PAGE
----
The use of knowledge based methods, i.e. methods that make use of experimental crystal structure information, is becoming more prevalent in both life and materials science molecular modelling. The Cambridge Structural Database (CSD) has an important role to play in the development of these tools and so this is a key area of research for the CCDC. One strand of this is the exploration of how tools and methods, created originally for use in crystal-form research, can be applied in the field of drug discovery. CCDC is in a unique position to take advantage of this cross-over technology. In addition we have active collaborative programs with a number of industrial and academic partners, aimed at developing new or improved, drug design tools. One such collaboration has resulted in a novel, highly effective superposition program for creating hypothetical pharmacophores.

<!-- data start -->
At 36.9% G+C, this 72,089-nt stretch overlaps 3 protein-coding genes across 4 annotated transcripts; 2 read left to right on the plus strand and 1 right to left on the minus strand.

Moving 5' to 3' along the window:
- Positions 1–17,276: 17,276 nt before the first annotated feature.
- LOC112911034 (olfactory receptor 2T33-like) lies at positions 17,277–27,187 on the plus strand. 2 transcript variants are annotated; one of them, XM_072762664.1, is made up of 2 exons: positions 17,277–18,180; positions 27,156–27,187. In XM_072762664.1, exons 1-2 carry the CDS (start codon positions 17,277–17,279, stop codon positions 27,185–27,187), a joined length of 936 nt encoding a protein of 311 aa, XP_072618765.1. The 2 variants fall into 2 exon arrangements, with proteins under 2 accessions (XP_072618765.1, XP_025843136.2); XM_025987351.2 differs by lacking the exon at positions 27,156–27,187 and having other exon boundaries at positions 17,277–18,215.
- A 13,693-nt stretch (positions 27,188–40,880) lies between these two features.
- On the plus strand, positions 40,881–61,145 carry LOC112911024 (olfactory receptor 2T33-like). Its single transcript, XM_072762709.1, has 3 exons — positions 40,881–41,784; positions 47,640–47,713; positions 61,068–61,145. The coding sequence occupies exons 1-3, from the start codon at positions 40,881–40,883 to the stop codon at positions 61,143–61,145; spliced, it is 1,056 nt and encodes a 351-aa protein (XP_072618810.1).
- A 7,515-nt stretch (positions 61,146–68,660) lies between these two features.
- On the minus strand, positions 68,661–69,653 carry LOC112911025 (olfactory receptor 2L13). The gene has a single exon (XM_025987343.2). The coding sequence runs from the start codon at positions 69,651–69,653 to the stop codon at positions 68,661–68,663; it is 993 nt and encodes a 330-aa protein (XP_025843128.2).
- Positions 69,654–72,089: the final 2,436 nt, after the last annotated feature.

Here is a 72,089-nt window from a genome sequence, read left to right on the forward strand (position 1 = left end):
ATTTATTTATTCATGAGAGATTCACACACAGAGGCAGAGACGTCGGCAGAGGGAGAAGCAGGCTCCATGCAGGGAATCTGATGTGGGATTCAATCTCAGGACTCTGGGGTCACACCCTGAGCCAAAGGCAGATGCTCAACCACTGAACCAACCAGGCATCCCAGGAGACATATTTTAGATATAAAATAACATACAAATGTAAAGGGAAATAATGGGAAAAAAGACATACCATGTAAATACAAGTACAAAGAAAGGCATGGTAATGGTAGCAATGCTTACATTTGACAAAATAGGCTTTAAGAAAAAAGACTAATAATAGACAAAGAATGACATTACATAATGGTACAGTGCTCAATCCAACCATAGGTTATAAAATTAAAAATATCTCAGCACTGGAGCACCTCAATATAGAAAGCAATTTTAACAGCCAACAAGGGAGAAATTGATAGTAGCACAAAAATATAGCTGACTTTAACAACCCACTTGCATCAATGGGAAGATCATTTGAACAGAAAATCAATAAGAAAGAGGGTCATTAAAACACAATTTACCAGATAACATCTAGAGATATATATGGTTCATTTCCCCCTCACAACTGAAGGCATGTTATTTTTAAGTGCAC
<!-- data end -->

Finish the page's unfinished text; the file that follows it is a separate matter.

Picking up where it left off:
Future research will be based around three broad areas. In one, we wish to develop methods that allow the use of CSD structures to provide good geometry fragments for the re-scaffolding of drug molecules and for linking fragments of known binding mode with geometrically acceptable linkers. The second is aimed at using all the information on molecular interactions in the CSD to validate ligand/protein interactions in modelled complexes, and hence validate the models themselves. These models may have been generated through docking or through other modelling techniques such as molecular dynamics. Thirdly, we are researching novel methods of molecular superposition and use of the resulting overlays to drive ligand-based virtual screening. Lastly we are also investigating, in collaboration, new methods for the de novo design of drug molecules that are characterised by being easily synthesizeable.